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Swedish fintech giant Klarna recently reported an increase in its operating loss as it looks to remain profitable for investors.
Klarna Bank AB revealed on Wednesday that its half-year operating loss has more than tripled. According to the Swedish fintech platform, the increase was primarily due to fiscal reasons. These include higher employee costs, rising debt losses, and ongoing investment efforts in expanding the market.
Klarna’s latest bi-annual operating loss came in at 6.17 billion Swedish crowns, or $578.52 million. By comparison, the buy-now-pay-later solution provider registered a much smaller loss of 1.76 billion crowns in the year-ago period. Meanwhile, Klarna’s total credit deficit increased to 2.85 billion crowns from 1.85 billion a year ago. Amid these developments, revenue increased 24%.
Commenting on Klarna’s recent financial state of affairs, chief executive officer Sebastian Siemiatkowski explained in a statement:
“We’ve had a few years now where growth has been really heavily prioritized by investors. Now, understandably, they want to see profitability.”
More on Klarna Operating Loss
As an online payment solution provider, Klarna expanded rapidly as it took advantage of the opportunities presented by the pandemic. However, since the turn of the year, runaway inflation and the Eastern European military strife have adversely impacted its business interests. In May this year, the Swedish digital payments platform laid off around 10% of its staff. In addition, Klarna also raised $800 million of funds at a $6.7 billion valuation in July. Last month’s fundraising valuation represents a staggering 85% drawdown from the company’s hefty $46 billion valuation in 2021. Weighing in on the depleted price tag, Simyatkowski explained:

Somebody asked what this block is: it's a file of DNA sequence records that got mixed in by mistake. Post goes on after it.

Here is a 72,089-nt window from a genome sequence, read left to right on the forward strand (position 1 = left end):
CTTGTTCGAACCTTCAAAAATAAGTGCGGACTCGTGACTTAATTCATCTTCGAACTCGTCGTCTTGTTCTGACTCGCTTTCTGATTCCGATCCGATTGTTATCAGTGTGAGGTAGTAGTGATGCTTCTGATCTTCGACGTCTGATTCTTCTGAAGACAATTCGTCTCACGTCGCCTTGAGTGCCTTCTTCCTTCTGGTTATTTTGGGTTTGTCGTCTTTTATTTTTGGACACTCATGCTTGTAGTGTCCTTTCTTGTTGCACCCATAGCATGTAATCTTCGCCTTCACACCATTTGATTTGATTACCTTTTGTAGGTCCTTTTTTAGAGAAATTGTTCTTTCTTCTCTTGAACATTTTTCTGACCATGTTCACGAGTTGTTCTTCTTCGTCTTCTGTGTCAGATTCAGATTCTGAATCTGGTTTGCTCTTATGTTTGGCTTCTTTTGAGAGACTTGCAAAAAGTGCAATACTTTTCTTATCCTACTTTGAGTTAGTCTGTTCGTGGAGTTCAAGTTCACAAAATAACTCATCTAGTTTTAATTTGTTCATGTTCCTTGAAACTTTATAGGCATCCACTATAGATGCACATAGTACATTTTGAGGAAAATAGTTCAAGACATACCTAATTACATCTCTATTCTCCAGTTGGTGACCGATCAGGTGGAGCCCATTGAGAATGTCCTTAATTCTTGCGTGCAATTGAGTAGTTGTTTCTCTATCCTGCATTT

“We’ve had a few years now where growth has been a really heavy priority by investors. Now, obviously, they want to see profitability.”
Simyatkowski also further suggested that the company could not be as “forward-leaning” amid growing investor skepticism about the fintech industry. In an attempt to remain competitive and profitable, Klarna also suggested revising its 2022 agenda. Such an undertaking will include implementing several cost-effective and pre-emptive measures to adapt to the ongoing changes.
There was a decline in Klarna’s borrowing costs following the earnings, with yields on bonds due February 2024 recently falling 14 basis points to 4.57%. This development possibly suggests that the Swedish fintech giant has somehow brought its cash outflow under control. However, yields remain positioned in excess of the 1.38% seen at the turn of this year.
Klarna’s revenue rose 24% to 9.1 billion crowns, with gross merchandise value (GMV) increasing 21% to 396 billion crowns. However, the company’s total operating expenses before credit losses also surged from 6.26 billion crowns to 10.81 billion crowns.
Headquartered in Stockholm Sweden, Klarna boasts a global consumer base of 150 million consumers. The company operates in 45 markets, including the United States, Germany, and its home country Sweden.
Klarna’s bread-and-butter service is to facilitate digital payment processing across all tiers of the e-commerce industry. In addition, the company also manages store claims and customer payments. In recent times, Klarna has also established itself as a post-purchase payments facilitator, offering customers credit on their purchases.